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George Orwell comes to TUSD: Books not banned, just boxed up and out of MAS classrooms
"NONE of the above books have been banned by TUSD. Each book has been boxed and stored as part of the process of suspending the classes. The books listed above were cited in the ruling that found the classes out of compliance with state law."
Here's the backstory: The "Madness" of the Tucson Book Ban: Interview With Mexican American Studies Teacher Curtis Acosta on The Tempest
It's bad enough when a local politician is trying to designate which books a school should or should not buy, but it's even more frightening when he doesn't even know what he's doing.
From the article:
At the beginning of the school year, as the Dysart Unified School District was preparing to buy more than 1,000 novels for its libraries and classrooms, Rep. Jack Harper, R-Surprise, posted to an online message board a list of books he thought the district was considering buying that he found objectionable.
It turned out that Harper had clicked on the wrong link for Follett Library Resources and viewed books from a general list of inventory available through the company, Follett, rather than a specific list created by the district.
More from AZCentral.com.
If you can read this, don't thank a school librarian -- they're too hard to find.
Fewer than 25 percent of California public schools are staffed with a school librarian, according to SFGate. That makes about 900 school librarians across the state, according to Department of Education statistics -- or the lowest ratio of librarians-to-students in the country.
With budgets sliced and diced to balance big statewide deficits in Sacramento, school librarians are often the first to go, according to the report. Schools will try to share librarians between three campuses, or ask parent volunteers to fill in to tell students where the books are kept.
More from NBC Bay Area News.
Certified librarians — those who have two degrees, including one in library sciences — have become somewhat of a rarity in California schools as districts statewide slash their budgets each year by sometimes hundreds of millions of dollars.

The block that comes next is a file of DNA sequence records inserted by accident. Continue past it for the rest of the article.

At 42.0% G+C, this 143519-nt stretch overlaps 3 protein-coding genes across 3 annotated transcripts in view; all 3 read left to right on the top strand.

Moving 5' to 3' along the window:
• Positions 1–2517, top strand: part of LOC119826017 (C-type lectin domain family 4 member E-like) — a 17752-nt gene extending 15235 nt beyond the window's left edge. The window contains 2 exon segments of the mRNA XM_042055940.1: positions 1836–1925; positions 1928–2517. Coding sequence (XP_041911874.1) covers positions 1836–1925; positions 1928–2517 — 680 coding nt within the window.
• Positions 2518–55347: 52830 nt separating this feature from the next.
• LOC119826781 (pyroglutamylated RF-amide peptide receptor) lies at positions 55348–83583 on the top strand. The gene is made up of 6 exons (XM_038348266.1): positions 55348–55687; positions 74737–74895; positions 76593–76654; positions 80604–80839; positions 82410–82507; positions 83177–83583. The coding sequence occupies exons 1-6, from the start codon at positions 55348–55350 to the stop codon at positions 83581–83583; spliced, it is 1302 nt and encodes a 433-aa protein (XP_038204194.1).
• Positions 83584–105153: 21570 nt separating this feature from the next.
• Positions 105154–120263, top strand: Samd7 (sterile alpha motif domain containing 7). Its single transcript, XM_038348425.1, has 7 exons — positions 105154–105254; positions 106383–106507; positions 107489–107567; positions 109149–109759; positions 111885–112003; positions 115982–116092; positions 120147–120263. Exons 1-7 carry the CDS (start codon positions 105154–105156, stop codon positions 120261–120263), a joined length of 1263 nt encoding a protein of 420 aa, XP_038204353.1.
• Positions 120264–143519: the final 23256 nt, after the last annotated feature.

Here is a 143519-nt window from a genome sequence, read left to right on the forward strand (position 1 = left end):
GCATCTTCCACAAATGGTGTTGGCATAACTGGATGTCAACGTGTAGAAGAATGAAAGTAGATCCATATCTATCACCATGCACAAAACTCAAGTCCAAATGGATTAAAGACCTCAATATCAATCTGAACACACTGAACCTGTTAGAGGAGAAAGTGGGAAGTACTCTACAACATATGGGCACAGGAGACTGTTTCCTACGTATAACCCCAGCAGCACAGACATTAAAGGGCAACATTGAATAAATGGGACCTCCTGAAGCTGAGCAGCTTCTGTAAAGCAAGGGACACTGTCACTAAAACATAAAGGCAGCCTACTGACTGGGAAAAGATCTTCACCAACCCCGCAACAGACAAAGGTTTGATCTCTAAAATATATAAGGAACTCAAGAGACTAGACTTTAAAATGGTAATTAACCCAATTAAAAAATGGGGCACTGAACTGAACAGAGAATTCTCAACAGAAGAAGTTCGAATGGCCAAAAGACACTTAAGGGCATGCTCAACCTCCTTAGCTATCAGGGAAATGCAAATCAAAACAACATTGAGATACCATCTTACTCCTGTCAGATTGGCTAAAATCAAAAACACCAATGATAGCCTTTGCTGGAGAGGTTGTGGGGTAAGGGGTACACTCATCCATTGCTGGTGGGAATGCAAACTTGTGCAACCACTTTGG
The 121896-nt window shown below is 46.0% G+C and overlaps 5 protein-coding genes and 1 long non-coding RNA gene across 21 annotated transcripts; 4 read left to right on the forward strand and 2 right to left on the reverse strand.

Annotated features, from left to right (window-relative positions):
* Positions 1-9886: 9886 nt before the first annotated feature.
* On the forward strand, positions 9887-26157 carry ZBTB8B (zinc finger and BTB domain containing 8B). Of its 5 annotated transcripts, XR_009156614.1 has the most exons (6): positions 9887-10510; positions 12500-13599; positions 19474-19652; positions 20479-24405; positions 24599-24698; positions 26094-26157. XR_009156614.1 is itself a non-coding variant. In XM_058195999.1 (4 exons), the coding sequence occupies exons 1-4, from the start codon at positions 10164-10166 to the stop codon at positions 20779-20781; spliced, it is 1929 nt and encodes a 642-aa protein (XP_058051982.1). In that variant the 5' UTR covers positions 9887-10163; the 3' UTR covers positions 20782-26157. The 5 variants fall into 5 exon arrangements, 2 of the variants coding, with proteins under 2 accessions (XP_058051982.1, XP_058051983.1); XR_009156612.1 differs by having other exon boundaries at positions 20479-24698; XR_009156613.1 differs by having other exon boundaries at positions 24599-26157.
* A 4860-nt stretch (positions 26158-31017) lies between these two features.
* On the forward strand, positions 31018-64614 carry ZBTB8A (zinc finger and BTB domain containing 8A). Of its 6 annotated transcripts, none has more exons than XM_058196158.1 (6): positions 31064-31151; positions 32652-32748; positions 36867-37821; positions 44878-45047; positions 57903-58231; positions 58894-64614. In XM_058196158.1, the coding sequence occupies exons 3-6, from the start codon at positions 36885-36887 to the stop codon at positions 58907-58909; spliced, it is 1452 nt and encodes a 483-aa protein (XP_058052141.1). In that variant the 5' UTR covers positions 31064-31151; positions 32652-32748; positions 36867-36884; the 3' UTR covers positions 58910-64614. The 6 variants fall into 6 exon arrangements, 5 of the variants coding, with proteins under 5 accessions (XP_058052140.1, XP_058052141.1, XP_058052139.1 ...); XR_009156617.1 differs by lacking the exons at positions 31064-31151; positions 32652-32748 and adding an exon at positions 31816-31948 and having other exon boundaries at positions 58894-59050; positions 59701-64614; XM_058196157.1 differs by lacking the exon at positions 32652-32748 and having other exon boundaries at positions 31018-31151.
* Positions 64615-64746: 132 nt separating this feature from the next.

The Chartered Institute of Library and Information Professionals, the British counterpart to the American Library Association, issued jointly with the UK's National Literacy Trust a press release condemning the announced 2012 closure of Hertfordshire Schools Library Services.
Amazon's decision last week to purchase 450 children's book titles from Marshall Cavendish has left librarians wondering how the ecommerce giant will handle the books' distribution channels, and whether they'll still be available from independent bookstores and major library suppliers such as Follett, Mackin and Baker & Taylor.
Full article in School Library Journal
Carl Harvey II writes in In today's Huffington Post:
As the leader of the American Association of School Librarians (AASL) and an educator, I am struck by the lack of support for school libraries from federal and local governments. Do decision makers fully realize how their lack of support will hinder the education of America's next generation? Due to the lack of funding for school libraries, students are at risk of not having some of the most critical 21st century skills needed to compete in the global marketplace.
There is a common misconception that technology replaces school libraries and school librarians. Rather, in reality the explosion of technology and information access makes having full-time access to a state certified school librarian and school library program even more critical for today's learners. There is an entire new skill set today's students will need as they enter the workplace, and school librarians are the leaders in helping teach these skills to students.
Two things are discouraging about young Quebecers' reading skills.
The first is the nationwide-reading test whose results came out this week: Quebec's eighth-graders scored "significantly lower" than Canadian students as a whole. (Quebec's English public schools ranked fifth among the provinces. Their counterparts in French schools fared far more poorly than in the previous test in 2007.)
The other thing that's discouraging is that no solution for this problem exists in Quebec.
The crisis of information literacy, a familiar issue within the library community, is getting some wider attention. In this month’s Wired, Clive Thompson cites a recent study that reveals the paucity of search skills among so-called digital natives at both high school and college levels. Importantly he gets to the vital role school librarians play in fostering information literacy, including the critical approach to content, dubbed “crap detection” by Howard Rheingold.
See article in a School Library Journal